Carter Shappy learned many skills in his undergraduate work as a printmaker. He learned how to use a press, mastered a variety of printing techniques and developed aesthetic tastes related to color and form. He also learned how to observe, listen and interpret.

The latter set of skills served him well for his latest piece of art, “Colorcosm,” which is part of the “Fantastic Empiricism: The Science of Mesocosms and the Expression of Light” exhibition at Bigelow Laboratory for Ocean Sciences in East Boothbay. Shappy, a 2015 Maine College of Art graduate from Vermont now living in Portland, is Bigelow’s first artist in residence. His 20-foot, vertical cylindrical print, on view in the lobby of the East Boothbay lab through August, helps explain the ocean acidification research that’s ongoing at Bigelow.

Bigelow is one of two major Maine labs with nascent programs aimed at illuminating science through art.

Shappy’s piece is a series of six screen-printed plastic cylinders, hung in succession from top to bottom. It emulates a mesocosm, a large enclosure used in underwater research by Bigelow scientists.

The art hangs like a free-floating tube, suspended from above and subject to the natural movement of air and filtered light through the lobby windows and glass walls. It begins in shades of red at the top and descends into deep underwater blues at the bottom. The surface is printed with squiggly shapes that resemble algae.

The merging of art and science isn’t new, of course. Leonardo Da Vinci, the great Renaissance thinker, is the most famous artist who used science in his work. He was obsessed by observation, which led to his sustained interest in human anatomy and engineering. James Audubon gave us our first detailed look at birds, and Thomas Moran and Albert Bierstadt painted the glory of their travels in the American West, their work as much about naturalist exploration as dramatic landscape.


In Maine, contemporary Maine artist Kim Bernard uses quantum physics as a foundation for her sculptures, and the late Frederick Lynch based many of his paintings on mathematical ideas.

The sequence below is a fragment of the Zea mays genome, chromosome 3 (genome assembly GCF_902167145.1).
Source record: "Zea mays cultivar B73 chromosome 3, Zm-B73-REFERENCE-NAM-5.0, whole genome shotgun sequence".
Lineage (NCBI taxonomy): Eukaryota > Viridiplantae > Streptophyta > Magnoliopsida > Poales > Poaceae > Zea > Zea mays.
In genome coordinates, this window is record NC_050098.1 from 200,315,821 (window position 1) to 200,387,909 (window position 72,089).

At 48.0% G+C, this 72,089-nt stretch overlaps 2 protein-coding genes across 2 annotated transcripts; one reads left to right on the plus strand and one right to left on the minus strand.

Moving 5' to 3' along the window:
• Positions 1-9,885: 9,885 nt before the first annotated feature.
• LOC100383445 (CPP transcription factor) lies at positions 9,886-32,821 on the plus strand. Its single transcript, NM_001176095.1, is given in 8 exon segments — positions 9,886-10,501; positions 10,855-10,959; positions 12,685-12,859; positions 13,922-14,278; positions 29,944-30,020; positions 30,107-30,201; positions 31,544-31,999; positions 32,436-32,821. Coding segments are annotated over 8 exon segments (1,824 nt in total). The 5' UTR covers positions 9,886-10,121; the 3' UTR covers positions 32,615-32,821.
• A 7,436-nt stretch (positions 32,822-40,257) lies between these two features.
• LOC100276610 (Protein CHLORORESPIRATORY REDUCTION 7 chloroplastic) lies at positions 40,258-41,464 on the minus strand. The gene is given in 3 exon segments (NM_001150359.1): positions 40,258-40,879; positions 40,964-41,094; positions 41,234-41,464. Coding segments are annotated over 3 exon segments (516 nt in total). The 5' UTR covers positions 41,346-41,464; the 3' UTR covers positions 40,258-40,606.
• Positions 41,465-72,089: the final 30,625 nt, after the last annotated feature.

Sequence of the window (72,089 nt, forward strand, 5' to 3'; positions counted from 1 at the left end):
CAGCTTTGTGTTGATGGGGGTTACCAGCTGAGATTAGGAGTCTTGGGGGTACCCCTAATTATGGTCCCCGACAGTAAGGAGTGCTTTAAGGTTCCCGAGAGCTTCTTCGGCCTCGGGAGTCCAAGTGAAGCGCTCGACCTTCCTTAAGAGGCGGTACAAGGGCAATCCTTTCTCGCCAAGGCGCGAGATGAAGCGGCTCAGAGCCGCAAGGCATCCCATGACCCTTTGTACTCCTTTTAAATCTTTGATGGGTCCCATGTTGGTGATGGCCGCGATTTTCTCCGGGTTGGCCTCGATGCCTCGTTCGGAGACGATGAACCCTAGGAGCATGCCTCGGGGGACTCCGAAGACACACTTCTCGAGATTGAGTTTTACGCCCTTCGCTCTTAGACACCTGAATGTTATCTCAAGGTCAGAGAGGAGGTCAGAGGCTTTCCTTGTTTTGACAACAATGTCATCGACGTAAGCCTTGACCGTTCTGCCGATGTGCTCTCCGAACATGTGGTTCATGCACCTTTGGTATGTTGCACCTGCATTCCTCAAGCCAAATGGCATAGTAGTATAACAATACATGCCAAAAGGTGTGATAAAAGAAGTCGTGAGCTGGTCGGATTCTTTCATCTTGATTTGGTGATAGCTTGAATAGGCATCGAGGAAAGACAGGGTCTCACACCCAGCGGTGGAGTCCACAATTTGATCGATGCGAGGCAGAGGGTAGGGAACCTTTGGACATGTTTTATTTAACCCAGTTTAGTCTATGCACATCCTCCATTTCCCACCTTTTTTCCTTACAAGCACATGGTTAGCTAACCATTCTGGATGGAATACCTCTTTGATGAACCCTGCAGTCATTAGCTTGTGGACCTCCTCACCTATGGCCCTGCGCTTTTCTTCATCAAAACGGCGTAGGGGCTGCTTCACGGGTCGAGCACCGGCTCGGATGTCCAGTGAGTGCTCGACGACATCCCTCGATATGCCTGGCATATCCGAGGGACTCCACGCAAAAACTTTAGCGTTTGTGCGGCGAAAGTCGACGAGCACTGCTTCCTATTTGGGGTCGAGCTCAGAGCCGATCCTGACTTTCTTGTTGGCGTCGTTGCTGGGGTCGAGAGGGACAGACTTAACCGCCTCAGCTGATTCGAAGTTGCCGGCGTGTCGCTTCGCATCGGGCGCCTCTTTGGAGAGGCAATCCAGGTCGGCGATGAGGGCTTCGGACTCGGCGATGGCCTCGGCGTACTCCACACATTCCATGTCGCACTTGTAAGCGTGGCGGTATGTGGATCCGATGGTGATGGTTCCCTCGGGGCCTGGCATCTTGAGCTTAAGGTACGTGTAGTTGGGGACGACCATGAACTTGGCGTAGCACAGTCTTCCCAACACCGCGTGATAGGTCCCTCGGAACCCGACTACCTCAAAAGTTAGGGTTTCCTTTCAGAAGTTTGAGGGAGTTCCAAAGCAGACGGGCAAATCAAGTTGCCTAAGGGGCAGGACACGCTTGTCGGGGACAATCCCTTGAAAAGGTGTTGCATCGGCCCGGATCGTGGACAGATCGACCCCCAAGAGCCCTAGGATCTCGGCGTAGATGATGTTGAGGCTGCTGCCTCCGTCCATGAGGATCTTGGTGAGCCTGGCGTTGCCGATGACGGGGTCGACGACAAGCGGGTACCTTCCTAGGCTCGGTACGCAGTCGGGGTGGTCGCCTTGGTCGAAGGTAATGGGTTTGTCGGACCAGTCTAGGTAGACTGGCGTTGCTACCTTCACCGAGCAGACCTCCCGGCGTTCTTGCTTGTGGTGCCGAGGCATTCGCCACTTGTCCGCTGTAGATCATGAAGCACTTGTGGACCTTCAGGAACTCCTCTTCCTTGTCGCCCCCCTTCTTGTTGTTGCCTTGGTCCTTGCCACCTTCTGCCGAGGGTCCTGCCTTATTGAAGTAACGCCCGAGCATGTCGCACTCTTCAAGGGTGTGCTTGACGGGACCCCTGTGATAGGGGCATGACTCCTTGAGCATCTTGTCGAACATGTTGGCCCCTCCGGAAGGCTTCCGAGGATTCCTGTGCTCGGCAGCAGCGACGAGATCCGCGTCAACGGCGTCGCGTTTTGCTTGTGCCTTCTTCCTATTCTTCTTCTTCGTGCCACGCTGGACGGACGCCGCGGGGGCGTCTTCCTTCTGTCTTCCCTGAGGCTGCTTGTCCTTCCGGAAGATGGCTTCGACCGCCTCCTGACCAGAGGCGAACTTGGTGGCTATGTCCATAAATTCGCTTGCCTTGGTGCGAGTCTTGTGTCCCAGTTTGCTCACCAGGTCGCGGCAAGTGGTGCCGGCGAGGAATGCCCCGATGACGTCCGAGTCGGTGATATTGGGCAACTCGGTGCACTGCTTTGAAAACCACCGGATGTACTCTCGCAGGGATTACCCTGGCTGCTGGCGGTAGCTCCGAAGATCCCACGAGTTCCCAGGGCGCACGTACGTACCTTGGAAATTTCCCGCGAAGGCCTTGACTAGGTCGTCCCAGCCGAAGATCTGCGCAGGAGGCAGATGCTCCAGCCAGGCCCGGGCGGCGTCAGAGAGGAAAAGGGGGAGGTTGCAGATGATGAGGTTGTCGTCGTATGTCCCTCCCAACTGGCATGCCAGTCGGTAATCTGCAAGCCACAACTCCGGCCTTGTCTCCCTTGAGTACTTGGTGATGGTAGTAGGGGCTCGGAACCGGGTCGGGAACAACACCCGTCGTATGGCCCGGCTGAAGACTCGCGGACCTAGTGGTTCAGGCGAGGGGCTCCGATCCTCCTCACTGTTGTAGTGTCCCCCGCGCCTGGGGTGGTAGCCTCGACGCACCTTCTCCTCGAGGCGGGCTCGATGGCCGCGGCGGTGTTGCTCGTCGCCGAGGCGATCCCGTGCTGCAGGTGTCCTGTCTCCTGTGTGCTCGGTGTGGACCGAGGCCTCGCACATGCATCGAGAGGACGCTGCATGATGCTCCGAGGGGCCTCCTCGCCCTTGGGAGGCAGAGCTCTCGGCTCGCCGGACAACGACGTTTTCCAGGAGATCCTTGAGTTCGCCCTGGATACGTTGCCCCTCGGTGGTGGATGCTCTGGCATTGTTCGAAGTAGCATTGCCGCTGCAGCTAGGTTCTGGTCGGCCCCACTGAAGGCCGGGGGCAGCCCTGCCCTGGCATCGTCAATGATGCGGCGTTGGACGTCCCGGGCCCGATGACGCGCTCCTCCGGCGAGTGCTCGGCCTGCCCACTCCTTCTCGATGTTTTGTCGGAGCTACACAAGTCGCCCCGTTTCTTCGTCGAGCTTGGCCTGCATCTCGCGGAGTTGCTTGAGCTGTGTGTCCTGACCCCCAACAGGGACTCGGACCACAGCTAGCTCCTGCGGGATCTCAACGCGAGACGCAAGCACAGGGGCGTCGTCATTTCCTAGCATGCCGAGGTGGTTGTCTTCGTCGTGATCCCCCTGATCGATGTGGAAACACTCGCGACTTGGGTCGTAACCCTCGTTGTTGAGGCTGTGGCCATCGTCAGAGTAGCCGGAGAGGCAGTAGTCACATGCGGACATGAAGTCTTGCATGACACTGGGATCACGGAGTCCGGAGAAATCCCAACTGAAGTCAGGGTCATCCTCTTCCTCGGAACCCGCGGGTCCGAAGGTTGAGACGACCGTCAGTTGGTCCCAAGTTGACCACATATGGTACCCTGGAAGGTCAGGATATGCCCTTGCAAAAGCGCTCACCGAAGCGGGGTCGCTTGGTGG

Looking down on Carter Shappy's "Colorcosm" at Bigelow Lab (Photos by Shawn Patrick Ouellette/Staff Photographer)

Looking down on Carter Shappy’s “Colorcosm” at Bigelow Lab (Photos by Shawn Patrick Ouellette/Staff Photographer)

What’s new is the effort of the state’s most sophisticated research labs to seek out artists as a bridge to the public. Bigelow is the latest Maine science lab to hire an artist to help explain its work in a way that non-science people can understand. MDI Biological Laboratory in Bar Harbor has hosted art exhibitions and visiting artists for five years. This summer, MDI shows a range of traditional and contemporary Maine art as part of “A Fresh Field of Light: Artists, Naturalists and the Vision for Acadia,” on view through the fall.

“We’re working on a number of levels to make science more accessible, and art is one way,” said Jeri Bowers, MDI’s director of public affairs. “Our goal is to make people aware of who we are, what we do and why it’s relevant to them. Our art program has been a wonderful step forward in our ability to that.”

In addition to the exhibition, MDI also hosts regular Arts Meets Science Cafes, where artists and lecturers from the community address topics related to the exhibition or themes that involves art and science.


Steve Archer, a senior research scientist at Bigelow in East Boothbay, said Shappy’s cylinder print does a better job explaining his climate research than he could ever do. He’s tried. People’s eyes glaze over, he said.


People look over Carter Shappy's "Colorcosm" on July 15.

People look over Carter Shappy’s “Colorcosm” on July 15.

“They struggle with the scale of it,” Archer said. “We wanted something eye-catching to the public to build a story around.”

The story involves the impact of ocean acidification and the exchange of a biologically produced gas between the ocean and atmosphere. Shappy’s print isn’t a direct narrative of the research, but an abstract impression of his understanding of Archer’s work. As an artist, part of his job is simply to listen, observe and process information.

He spent four months with Archer and his research associate, Carlton Rauschenberg, asking questions and looking at things under the microscope. “I was allowed to do what I wanted. A lot was just being around what they were doing, and being a fly on the wall at times,” he said.

Their conversations covered “a ridiculous number of topics” but the artist and the scientists found common ground around discussions involving color and how light is absorbed at increasing ocean depths. Shappy’s studies at MECA involved a lot of color theory, so the topic resonated.

“Colorcosm” involves six vertical screen-printed plastic rings, each representing the light spectrum at various ocean depths. Red light disappears just below the surface. Blue light reaches deepest. Those light properties affect ocean life.